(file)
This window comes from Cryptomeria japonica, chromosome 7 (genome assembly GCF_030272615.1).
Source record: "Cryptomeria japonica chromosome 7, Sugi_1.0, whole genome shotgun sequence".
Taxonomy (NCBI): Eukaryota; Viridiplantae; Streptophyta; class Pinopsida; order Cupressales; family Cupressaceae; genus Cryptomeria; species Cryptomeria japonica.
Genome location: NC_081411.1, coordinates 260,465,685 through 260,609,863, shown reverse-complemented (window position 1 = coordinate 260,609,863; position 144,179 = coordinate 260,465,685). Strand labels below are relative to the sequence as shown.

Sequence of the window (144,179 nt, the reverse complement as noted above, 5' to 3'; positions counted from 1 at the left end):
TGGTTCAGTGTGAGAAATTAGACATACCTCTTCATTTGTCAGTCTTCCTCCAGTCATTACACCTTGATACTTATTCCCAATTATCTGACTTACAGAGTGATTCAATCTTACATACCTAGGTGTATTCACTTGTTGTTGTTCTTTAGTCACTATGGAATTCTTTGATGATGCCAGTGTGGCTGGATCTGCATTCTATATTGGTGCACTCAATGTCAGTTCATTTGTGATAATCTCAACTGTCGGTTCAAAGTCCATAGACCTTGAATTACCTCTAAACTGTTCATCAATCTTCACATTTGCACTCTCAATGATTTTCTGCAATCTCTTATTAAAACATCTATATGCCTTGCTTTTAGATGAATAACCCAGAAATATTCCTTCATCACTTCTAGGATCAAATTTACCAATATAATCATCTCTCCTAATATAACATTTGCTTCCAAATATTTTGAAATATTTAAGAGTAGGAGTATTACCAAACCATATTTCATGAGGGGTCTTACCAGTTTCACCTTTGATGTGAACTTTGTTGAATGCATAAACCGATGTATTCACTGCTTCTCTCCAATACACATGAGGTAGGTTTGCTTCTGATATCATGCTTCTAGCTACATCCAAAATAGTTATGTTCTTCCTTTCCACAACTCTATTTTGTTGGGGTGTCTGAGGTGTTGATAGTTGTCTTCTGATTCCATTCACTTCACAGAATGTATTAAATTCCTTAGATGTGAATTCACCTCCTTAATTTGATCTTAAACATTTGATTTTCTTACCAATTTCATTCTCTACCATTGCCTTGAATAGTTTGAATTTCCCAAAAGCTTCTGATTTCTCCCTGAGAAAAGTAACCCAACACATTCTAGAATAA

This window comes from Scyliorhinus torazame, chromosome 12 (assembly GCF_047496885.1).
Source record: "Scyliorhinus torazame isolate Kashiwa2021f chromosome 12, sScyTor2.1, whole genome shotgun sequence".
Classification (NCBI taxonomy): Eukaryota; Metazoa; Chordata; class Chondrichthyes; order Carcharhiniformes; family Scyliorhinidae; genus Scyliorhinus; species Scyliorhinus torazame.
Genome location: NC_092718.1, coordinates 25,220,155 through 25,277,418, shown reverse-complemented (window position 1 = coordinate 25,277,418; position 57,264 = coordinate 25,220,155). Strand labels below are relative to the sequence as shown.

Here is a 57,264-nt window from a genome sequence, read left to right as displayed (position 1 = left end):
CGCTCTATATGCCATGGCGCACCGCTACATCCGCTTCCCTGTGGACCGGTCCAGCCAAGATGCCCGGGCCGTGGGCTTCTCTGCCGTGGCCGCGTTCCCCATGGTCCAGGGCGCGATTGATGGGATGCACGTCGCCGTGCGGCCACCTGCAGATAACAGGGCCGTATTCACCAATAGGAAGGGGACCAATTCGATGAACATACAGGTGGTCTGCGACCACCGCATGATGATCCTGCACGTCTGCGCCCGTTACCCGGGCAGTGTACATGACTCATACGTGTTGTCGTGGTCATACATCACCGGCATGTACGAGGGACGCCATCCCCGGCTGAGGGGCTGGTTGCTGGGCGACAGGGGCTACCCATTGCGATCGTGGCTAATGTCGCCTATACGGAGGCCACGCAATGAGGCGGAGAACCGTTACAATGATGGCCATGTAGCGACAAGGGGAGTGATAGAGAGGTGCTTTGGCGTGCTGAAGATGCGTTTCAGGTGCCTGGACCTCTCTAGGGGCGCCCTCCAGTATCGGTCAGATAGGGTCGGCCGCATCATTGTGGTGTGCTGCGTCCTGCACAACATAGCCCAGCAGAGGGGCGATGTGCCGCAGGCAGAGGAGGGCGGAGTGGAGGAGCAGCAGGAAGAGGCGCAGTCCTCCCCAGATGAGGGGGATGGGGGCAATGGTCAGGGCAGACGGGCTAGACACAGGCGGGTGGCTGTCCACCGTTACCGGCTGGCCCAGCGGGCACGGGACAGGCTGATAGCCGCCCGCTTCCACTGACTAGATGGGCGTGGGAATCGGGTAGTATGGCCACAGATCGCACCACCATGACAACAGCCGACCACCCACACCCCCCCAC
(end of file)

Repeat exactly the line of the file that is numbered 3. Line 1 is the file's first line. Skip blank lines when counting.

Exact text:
Taxonomy (NCBI): Eukaryota; Viridiplantae; Streptophyta; class Pinopsida; order Cupressales; family Cupressaceae; genus Cryptomeria; species Cryptomeria japonica.